Doc (an abbreviation of document) is a file extension for word processing documents; it is associated mainly with Microsoft and their Microsoft Word application. Historically, it was used for documentation in plain-text format, particularly of programs or computer hardware, on a wide range of operating systems. Almost everyone would have used the doc file format, whenever you write a letter, do some work or generally write on your PC you will use the doc file format. It was in the 1990s that Microsoft chose the doc extension for their proprietary Microsoft Word processing formats. As PC technology has grown the original uses for the extension have become less important and have largely disappeared from the PC world.
Early versions of the doc file format contained mostly formatted text, however development of the format has allowed doc files to contain a wide variety of embedded objects such as charts and tables from other applications as well as media such as videos, images, sounds and diagrams. doc files can also contain mail merge information, which allows a word-processed template to be used in conjunction with a spreadsheet or database.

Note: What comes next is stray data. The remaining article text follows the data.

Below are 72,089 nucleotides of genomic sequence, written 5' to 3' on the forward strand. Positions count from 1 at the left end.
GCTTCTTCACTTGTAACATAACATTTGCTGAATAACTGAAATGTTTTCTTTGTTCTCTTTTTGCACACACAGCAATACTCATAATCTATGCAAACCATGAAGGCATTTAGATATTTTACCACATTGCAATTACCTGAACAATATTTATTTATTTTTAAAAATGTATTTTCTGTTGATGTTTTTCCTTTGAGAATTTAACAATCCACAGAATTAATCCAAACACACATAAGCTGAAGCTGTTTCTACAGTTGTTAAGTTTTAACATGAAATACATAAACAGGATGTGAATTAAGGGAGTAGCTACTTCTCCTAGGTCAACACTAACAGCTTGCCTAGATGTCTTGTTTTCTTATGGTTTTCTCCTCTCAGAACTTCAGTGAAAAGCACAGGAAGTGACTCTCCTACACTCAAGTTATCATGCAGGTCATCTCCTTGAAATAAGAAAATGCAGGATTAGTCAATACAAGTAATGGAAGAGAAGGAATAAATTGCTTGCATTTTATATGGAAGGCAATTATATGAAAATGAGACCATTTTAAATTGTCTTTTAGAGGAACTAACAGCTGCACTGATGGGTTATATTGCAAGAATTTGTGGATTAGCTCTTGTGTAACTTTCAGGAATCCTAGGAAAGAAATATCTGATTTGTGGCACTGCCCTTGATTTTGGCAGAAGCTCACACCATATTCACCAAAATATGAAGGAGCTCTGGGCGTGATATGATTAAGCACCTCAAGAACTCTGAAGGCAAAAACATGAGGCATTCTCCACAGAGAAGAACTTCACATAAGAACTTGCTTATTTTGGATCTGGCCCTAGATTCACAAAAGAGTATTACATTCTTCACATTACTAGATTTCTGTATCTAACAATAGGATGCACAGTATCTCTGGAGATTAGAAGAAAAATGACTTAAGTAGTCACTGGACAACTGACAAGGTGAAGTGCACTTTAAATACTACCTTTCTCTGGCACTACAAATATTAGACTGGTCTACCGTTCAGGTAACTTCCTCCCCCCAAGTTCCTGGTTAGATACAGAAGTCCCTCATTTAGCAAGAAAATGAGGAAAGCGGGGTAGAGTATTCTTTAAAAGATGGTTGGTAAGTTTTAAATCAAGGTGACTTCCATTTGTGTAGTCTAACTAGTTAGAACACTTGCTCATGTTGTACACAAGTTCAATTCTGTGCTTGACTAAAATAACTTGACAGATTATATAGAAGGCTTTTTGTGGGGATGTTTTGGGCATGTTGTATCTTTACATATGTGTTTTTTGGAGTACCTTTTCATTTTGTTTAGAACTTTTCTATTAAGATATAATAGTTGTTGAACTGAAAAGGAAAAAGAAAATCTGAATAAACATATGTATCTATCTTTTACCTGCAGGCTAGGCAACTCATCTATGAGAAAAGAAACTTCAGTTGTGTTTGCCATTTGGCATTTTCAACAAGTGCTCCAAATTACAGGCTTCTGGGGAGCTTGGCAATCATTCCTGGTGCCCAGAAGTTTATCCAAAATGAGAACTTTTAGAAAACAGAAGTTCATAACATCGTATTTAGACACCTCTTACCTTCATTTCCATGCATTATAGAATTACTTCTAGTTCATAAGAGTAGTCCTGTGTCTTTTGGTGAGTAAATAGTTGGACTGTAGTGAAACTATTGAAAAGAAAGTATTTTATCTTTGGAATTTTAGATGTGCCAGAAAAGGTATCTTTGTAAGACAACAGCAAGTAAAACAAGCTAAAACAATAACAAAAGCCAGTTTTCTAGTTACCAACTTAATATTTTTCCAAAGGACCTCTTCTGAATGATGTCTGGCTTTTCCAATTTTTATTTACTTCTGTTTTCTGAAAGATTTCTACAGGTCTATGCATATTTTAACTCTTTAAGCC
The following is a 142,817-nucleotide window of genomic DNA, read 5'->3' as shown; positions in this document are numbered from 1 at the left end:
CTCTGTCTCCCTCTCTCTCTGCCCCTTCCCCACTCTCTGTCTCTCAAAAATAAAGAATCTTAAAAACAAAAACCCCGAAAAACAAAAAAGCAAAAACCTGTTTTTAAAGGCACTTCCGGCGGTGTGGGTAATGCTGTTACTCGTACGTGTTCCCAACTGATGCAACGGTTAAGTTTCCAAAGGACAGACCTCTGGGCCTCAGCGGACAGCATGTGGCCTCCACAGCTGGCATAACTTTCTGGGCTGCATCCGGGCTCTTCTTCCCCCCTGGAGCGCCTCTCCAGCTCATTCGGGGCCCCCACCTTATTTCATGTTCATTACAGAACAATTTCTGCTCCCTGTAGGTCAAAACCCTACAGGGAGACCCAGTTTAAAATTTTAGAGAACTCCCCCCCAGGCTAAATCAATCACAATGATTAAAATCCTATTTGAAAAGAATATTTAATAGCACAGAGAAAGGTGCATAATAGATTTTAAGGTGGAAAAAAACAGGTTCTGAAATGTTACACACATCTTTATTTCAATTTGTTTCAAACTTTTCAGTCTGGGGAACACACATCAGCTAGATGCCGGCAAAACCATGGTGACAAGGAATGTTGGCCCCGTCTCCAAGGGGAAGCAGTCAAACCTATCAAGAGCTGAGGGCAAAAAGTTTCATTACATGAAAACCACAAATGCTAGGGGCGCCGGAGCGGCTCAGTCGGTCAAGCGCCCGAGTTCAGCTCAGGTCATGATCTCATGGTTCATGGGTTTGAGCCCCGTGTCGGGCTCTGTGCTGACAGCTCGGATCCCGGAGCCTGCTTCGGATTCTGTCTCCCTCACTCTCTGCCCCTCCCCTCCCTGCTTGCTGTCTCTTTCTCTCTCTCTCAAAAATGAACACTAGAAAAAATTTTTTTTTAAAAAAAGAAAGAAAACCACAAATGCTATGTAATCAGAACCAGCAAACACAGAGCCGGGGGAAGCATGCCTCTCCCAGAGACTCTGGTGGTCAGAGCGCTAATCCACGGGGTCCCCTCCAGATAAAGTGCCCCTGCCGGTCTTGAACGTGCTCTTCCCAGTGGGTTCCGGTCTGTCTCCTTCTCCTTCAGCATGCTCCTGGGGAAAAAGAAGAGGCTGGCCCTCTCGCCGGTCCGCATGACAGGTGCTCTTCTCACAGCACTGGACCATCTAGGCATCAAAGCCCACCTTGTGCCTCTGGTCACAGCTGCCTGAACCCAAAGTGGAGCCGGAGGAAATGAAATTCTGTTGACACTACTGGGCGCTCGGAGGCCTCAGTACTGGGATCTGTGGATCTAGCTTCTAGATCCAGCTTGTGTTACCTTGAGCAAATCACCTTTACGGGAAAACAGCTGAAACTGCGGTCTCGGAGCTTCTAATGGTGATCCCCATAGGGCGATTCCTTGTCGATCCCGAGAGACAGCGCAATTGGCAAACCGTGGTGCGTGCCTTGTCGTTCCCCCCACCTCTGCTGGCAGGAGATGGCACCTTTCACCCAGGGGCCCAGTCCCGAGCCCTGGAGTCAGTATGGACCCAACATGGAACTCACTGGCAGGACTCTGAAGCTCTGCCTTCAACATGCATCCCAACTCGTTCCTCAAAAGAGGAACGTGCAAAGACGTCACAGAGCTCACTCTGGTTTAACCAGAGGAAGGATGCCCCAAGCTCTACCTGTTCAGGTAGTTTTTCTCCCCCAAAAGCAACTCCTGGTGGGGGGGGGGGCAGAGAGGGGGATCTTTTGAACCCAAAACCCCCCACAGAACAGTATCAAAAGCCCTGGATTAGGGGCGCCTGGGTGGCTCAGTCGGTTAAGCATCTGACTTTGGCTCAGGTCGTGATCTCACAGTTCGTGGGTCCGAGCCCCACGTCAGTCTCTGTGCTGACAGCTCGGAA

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The GIF file format is a type of bitmap image and has become popular due to the growth of the internet. This file format supports up to 8 bits per pixel therefore giving an image the ability to contain 256 distinct colours chosen from the 24-bit RGB colour space. It also supports animations and whenever you see a logo or other sharp edged line art then you are probably dealing with the GIF format. It uses the lossless data compression technique which reduces the file size without any impact on the quality.
The GIF file format was invented by Compuserve for their online service, but they made the specifications publicly available. GIFs are able to hold multiple bitmaps of up to 256 colors each, using LZW (Lempel Zev Welch - a simple form of file compression that removes inefficiencies in the data storage without losing data or distorting the image) compressed raster data to minimize file sizes. The idea is to lessen the amount of colours in a GIF image to the minimum number necessary and to therefore remove stray colors that are not required to represent the image. A GIF graphic is unable to have more than 256 colors but it can have fewer colors, down to the minimum of two (black and white). Images with fewer colors will compress more efficiently under LZW compression.
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